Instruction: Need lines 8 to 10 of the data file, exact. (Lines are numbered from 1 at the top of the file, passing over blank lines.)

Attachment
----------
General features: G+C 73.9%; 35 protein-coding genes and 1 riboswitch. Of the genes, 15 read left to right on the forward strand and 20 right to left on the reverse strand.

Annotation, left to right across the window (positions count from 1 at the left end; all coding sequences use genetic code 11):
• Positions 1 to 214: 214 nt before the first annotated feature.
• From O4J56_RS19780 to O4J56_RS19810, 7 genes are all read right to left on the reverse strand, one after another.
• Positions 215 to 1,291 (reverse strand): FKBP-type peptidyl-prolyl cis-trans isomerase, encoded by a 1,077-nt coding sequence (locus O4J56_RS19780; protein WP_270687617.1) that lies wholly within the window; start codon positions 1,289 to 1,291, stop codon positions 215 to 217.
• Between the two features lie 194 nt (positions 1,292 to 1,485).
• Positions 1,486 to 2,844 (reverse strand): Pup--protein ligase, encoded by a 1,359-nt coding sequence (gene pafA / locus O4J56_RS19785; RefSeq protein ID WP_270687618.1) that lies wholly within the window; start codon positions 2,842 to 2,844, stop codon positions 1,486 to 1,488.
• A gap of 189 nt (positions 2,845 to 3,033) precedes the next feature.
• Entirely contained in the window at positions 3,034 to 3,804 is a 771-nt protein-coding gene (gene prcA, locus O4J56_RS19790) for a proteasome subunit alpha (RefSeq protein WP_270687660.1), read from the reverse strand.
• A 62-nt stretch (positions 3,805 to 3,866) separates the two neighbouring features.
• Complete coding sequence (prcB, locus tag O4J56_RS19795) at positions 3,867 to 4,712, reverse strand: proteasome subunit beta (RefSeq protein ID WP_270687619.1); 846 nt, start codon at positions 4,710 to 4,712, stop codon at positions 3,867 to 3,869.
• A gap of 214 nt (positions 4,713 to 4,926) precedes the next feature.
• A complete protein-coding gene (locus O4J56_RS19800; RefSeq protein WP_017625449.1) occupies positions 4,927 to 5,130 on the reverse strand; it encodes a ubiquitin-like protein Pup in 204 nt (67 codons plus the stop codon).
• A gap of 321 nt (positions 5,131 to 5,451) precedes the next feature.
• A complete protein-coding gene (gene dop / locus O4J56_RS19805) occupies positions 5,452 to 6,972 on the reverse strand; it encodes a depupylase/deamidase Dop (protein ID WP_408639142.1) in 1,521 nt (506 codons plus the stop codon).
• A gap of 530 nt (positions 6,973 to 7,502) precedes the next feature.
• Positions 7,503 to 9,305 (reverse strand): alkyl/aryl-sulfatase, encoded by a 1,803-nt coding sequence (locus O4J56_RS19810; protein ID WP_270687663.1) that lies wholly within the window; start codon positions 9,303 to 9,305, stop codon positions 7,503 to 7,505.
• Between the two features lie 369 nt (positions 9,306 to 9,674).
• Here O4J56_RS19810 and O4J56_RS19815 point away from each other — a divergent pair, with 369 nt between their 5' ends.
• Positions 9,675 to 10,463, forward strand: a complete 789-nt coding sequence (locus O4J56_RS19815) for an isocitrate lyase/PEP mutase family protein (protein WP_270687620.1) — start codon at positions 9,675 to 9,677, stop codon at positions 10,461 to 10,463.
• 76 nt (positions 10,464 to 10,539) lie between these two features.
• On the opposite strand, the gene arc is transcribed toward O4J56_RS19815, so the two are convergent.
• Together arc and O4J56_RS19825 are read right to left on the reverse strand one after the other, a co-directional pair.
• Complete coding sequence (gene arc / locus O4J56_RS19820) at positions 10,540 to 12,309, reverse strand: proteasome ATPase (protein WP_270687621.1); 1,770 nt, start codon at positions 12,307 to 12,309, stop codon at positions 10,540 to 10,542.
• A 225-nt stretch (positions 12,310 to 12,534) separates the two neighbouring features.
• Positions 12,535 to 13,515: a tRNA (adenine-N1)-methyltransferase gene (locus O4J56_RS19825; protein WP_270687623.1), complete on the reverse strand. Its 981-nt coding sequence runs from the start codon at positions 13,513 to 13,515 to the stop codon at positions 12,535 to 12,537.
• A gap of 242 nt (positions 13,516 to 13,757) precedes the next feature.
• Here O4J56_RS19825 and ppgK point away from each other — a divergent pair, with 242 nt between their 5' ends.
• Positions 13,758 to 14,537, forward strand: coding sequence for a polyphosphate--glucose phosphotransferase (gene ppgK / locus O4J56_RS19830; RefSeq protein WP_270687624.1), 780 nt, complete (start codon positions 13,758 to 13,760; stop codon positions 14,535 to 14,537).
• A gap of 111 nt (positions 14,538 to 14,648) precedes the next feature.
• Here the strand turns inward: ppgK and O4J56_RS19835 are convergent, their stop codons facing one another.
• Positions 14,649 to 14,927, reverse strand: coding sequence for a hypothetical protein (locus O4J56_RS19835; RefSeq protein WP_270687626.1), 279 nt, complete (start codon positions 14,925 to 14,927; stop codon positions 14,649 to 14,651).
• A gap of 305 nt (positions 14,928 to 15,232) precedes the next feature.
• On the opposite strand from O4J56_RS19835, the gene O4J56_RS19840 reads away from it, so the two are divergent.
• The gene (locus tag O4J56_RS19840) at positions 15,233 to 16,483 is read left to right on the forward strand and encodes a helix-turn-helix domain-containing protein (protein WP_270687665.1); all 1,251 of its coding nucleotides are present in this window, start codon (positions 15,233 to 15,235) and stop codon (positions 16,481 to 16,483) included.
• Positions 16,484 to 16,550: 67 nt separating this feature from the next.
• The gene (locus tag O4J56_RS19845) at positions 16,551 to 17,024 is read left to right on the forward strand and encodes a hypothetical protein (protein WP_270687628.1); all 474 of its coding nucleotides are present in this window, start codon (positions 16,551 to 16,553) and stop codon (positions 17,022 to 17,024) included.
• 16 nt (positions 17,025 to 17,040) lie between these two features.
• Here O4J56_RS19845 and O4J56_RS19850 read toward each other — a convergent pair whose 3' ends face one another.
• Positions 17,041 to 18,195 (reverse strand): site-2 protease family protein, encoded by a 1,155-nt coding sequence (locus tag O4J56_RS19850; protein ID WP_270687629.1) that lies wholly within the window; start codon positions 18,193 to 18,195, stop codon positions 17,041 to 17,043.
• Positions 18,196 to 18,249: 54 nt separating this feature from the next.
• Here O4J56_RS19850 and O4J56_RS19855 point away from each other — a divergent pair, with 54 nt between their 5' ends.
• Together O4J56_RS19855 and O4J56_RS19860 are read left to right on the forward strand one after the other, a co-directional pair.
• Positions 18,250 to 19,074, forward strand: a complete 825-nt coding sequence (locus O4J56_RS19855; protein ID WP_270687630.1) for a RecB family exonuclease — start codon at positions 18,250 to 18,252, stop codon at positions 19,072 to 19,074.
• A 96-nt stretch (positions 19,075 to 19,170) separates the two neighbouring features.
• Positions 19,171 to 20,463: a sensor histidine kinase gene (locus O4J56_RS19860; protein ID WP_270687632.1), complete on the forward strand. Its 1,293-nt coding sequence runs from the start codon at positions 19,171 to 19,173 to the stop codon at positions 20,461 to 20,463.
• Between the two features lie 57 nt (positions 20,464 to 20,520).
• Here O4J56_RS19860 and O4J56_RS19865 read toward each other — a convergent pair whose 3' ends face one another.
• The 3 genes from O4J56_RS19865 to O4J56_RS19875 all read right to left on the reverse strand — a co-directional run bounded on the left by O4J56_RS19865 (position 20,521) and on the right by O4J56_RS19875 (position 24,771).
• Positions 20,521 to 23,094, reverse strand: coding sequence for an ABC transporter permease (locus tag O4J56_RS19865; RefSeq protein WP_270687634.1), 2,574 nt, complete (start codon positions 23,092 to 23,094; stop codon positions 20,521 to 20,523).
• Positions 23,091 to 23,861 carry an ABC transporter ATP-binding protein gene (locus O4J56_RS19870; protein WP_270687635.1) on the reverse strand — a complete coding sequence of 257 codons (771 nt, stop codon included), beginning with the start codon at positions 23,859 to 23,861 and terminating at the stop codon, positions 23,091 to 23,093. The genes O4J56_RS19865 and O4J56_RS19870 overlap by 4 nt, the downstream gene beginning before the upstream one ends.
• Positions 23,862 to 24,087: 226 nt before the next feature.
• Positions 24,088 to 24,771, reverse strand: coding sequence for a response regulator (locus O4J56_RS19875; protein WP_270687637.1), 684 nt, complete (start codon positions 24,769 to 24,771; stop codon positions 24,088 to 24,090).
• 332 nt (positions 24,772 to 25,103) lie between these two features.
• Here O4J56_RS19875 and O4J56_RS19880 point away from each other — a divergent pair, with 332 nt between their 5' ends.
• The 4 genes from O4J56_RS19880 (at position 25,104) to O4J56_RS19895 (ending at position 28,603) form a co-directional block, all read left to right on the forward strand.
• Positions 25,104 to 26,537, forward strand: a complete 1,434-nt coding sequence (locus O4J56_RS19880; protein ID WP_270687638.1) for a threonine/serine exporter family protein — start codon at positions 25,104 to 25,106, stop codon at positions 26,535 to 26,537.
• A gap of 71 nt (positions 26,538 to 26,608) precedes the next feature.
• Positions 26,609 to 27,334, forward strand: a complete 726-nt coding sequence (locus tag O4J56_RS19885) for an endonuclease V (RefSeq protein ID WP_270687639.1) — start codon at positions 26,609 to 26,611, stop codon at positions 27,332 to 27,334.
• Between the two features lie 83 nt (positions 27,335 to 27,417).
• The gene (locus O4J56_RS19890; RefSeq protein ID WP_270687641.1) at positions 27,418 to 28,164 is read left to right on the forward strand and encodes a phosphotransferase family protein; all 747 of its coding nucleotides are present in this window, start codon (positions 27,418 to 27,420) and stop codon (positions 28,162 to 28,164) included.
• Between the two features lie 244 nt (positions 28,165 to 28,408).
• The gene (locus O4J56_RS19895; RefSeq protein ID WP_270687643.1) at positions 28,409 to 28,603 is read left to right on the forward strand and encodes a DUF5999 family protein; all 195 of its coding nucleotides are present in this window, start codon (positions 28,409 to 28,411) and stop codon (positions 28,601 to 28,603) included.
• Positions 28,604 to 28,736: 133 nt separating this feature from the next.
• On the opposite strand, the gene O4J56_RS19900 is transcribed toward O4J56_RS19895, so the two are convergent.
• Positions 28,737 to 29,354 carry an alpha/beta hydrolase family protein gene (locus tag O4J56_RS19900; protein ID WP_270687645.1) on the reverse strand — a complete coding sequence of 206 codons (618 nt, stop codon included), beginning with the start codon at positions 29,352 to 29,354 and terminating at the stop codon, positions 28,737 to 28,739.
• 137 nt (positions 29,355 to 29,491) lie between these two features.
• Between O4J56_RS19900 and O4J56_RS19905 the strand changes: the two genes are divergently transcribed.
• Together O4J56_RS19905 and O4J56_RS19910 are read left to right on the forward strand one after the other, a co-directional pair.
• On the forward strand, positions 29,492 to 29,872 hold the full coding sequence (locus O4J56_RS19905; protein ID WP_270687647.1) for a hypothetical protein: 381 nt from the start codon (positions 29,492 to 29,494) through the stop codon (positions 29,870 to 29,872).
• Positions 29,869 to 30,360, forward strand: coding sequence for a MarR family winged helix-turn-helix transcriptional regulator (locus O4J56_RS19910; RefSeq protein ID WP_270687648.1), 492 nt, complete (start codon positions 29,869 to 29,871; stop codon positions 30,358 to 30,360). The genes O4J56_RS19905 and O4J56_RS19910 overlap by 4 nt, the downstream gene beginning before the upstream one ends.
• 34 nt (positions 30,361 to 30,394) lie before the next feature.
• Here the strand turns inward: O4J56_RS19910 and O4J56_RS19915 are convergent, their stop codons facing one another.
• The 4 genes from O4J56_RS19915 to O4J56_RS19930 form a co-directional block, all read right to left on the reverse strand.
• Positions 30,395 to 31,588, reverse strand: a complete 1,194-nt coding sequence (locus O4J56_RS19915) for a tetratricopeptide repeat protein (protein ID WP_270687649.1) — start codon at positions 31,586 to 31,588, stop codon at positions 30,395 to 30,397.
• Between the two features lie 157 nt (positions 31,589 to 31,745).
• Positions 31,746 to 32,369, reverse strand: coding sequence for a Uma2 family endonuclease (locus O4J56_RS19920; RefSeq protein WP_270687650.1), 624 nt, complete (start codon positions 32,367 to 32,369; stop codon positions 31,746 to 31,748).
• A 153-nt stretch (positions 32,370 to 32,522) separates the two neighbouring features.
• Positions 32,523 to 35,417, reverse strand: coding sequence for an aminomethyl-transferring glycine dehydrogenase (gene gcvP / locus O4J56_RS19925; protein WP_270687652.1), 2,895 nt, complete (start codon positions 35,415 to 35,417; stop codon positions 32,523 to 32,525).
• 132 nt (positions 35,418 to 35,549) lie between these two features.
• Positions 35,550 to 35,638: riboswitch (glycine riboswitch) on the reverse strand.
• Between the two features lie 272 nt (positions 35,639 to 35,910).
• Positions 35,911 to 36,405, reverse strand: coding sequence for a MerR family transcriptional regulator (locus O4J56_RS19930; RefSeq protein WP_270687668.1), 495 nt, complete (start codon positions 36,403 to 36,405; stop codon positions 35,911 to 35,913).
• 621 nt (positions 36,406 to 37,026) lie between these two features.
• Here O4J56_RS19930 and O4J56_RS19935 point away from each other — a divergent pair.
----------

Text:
• A gap of 189 nt (positions 2,845 to 3,033) precedes the next feature.
• Entirely contained in the window at positions 3,034 to 3,804 is a 771-nt protein-coding gene (gene prcA, locus O4J56_RS19790) for a proteasome subunit alpha (RefSeq protein WP_270687660.1), read from the reverse strand.
• A 62-nt stretch (positions 3,805 to 3,866) separates the two neighbouring features.